By Ellen Knickmeyer
JERUSALEM, Jan. 27 — Saying they were waging “economic warfare” against the Gaza Strip’s Hamas leaders, Israeli officials told the Supreme Court on Sunday that the military intends to start cutting electricity to the Palestinian territory and continue restricting fuel.
The statements by Israel’s state attorney, outlining Defense Ministry plans, came in response to a lawsuit filed by Israeli and Palestinian rights groups.
The organizations are asking the Supreme Court to make Israel end fuel restrictions that caused power blackouts in the Gaza Strip this month. The activists argue that the restrictions constitute collective punishment of Gaza’s 1.5 million people and violate international law.
Israel’s restrictions on shipments into Gaza have become a central issue in the territory’s relations with Israel and neighboring Egypt. Israel halted deliveries of food, fuel and other supplies into the strip for 4½ days this month, saying it was acting in response to rocket attacks from Gaza on southern Israel.
Guerrillas in Gaza blew up parts of the border wall between Gaza and Egypt on Wednesday. U.N. officials said roughly half of Gaza’s residents have crossed into Egypt since then, many to shop for goods now scarce under the Israeli restrictions.
The Israeli Defense Ministry has determined that a “continuation of a reduction of the supply of fuel and a reduction in the supply of electricity can assist Israel in the fight it is waging against the terror organization that controls the Gaza Strip,” the state attorney’s office said in the filing with the Supreme Court.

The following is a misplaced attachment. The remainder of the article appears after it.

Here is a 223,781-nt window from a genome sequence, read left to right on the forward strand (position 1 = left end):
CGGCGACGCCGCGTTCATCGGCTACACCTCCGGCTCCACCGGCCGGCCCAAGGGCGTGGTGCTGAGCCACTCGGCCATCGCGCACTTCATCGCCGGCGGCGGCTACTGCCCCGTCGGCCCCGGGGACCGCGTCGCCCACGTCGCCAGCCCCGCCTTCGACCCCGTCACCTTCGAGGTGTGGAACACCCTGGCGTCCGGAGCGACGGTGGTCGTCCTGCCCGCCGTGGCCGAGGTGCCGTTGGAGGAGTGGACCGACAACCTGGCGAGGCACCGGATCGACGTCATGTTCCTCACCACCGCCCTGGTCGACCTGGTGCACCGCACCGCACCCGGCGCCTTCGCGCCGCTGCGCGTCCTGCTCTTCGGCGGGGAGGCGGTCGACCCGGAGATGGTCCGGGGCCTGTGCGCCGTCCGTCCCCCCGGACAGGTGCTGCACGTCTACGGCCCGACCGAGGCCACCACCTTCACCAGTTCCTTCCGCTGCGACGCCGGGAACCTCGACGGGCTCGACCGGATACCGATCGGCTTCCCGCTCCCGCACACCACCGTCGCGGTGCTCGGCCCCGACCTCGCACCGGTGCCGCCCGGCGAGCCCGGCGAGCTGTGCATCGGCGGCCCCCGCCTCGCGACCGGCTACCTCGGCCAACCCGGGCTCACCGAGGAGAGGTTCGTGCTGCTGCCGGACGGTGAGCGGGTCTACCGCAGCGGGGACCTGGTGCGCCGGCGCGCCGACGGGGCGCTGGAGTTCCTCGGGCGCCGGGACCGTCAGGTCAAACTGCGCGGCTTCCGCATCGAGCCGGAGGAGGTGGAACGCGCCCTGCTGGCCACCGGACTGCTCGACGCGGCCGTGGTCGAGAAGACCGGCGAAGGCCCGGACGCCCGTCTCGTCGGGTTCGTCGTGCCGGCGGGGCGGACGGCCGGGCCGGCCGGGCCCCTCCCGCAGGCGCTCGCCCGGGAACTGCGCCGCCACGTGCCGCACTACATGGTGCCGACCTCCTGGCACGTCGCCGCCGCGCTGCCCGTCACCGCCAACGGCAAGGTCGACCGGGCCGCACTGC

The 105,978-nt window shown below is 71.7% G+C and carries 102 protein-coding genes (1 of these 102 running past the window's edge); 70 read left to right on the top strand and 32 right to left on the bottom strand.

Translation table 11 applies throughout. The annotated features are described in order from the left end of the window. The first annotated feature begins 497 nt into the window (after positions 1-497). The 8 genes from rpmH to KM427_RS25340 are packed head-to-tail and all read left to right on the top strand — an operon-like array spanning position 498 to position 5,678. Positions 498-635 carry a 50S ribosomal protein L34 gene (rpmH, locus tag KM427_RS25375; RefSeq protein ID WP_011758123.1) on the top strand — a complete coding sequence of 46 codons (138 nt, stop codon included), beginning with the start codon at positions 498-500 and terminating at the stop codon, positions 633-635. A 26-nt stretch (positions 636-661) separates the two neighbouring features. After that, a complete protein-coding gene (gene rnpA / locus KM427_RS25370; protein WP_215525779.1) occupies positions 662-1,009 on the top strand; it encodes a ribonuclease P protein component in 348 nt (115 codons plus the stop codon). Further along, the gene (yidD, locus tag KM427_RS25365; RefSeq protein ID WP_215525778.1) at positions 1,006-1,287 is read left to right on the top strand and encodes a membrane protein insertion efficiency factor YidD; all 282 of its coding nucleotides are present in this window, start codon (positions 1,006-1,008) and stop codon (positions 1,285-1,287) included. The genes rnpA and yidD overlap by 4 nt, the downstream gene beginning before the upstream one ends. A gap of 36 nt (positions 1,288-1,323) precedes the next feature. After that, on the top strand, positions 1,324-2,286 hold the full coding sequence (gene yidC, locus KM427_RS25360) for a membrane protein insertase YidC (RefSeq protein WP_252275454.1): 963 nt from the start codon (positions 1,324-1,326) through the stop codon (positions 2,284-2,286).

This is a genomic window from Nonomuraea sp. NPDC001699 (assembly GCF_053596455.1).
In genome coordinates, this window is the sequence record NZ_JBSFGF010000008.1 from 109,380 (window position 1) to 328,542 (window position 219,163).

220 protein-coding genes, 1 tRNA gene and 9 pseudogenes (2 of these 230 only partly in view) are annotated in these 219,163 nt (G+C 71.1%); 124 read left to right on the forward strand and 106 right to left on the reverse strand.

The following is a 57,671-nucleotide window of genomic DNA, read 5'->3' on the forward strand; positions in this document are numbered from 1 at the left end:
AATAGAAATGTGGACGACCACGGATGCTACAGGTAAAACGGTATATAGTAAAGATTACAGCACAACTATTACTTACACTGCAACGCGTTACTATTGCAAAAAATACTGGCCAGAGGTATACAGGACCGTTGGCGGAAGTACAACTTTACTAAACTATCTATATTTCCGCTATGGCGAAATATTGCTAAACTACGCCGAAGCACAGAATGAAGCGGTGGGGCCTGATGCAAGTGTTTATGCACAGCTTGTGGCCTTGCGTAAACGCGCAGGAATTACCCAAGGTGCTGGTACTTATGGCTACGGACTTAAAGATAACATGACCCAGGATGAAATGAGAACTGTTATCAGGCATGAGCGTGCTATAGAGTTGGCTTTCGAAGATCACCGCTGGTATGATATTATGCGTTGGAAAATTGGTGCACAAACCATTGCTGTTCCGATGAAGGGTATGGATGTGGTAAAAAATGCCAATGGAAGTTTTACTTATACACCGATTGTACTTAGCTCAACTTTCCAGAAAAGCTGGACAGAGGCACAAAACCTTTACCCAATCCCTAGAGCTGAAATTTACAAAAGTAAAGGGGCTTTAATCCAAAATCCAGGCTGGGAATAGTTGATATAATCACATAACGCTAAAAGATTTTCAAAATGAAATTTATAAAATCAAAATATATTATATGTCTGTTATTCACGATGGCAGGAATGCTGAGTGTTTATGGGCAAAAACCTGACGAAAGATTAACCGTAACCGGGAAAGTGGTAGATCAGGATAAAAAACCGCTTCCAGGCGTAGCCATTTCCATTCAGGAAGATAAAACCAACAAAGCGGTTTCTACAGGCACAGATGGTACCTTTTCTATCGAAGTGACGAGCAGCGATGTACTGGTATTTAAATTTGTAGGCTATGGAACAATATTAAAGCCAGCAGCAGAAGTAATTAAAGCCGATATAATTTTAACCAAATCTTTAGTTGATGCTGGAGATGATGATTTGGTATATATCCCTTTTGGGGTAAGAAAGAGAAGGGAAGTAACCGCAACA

“The minister of defense has wide discretion in regard to fighting, including waging economic warfare,” the state attorney’s officials said.
In the filing, Israel committed to allowing the European Union to resume supplying Gaza with weekly shipments of 2.2 million liters of industrial fuel. The fuel is used by Gaza’s sole power plant, which shut down last week after its supply ran out. Palestinian electricity authorities said the plant’s shutdown cut power to about 500,000 people in central Gaza.
The United Nations said the fuel cuts deprived about 40 percent of Gaza’s people of running water and compelled Gaza to dump untreated sewage into the Mediterranean. Hospitals relied on generators.
Israel allowed fuel for the plant to enter Gaza last week. The plant received enough fuel to resume production at about half capacity, Palestinian authorities said.
Gaza receives as much as 70 percent of its electricity from Israeli power lines, Israeli and Palestinian officials say. In the court filing, the state attorney’s office said Israel intends to reduce supply by 5 percent to three lines starting Feb. 7.
Even before this month’s restrictions, electricity supply in Gaza ran about 30 percent below demand, officials overseeing Gaza’s power plant said last week.
. . .